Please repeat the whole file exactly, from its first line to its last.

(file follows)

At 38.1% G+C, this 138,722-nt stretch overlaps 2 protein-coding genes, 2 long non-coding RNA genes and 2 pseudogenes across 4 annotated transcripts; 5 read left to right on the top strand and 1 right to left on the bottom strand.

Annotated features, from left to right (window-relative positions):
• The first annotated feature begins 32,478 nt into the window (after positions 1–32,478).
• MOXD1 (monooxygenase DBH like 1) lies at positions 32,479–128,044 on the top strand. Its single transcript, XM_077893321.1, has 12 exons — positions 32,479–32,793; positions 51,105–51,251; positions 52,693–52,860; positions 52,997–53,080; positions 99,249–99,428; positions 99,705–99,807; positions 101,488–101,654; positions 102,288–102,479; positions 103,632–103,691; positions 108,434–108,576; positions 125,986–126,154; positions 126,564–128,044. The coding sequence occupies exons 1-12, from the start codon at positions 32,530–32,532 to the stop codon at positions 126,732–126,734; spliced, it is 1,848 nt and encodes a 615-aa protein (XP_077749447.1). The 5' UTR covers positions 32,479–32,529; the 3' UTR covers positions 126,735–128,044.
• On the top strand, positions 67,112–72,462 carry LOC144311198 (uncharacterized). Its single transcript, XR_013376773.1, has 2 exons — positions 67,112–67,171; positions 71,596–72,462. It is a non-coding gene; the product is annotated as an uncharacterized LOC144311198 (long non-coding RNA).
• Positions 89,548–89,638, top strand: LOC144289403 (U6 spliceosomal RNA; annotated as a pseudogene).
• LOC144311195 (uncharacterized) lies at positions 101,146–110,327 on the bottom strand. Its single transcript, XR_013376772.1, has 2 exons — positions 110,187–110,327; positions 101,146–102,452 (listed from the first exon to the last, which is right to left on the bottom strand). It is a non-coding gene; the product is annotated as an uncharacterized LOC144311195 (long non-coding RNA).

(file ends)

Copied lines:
At 38.1% G+C, this 138,722-nt stretch overlaps 2 protein-coding genes, 2 long non-coding RNA genes and 2 pseudogenes across 4 annotated transcripts; 5 read left to right on the top strand and 1 right to left on the bottom strand.

Annotated features, from left to right (window-relative positions):
• The first annotated feature begins 32,478 nt into the window (after positions 1–32,478).
• MOXD1 (monooxygenase DBH like 1) lies at positions 32,479–128,044 on the top strand. Its single transcript, XM_077893321.1, has 12 exons — positions 32,479–32,793; positions 51,105–51,251; positions 52,693–52,860; positions 52,997–53,080; positions 99,249–99,428; positions 99,705–99,807; positions 101,488–101,654; positions 102,288–102,479; positions 103,632–103,691; positions 108,434–108,576; positions 125,986–126,154; positions 126,564–128,044. The coding sequence occupies exons 1-12, from the start codon at positions 32,530–32,532 to the stop codon at positions 126,732–126,734; spliced, it is 1,848 nt and encodes a 615-aa protein (XP_077749447.1). The 5' UTR covers positions 32,479–32,529; the 3' UTR covers positions 126,735–128,044.
• On the top strand, positions 67,112–72,462 carry LOC144311198 (uncharacterized). Its single transcript, XR_013376773.1, has 2 exons — positions 67,112–67,171; positions 71,596–72,462. It is a non-coding gene; the product is annotated as an uncharacterized LOC144311198 (long non-coding RNA).
• Positions 89,548–89,638, top strand: LOC144289403 (U6 spliceosomal RNA; annotated as a pseudogene).
• LOC144311195 (uncharacterized) lies at positions 101,146–110,327 on the bottom strand. Its single transcript, XR_013376772.1, has 2 exons — positions 110,187–110,327; positions 101,146–102,452 (listed from the first exon to the last, which is right to left on the bottom strand). It is a non-coding gene; the product is annotated as an uncharacterized LOC144311195 (long non-coding RNA).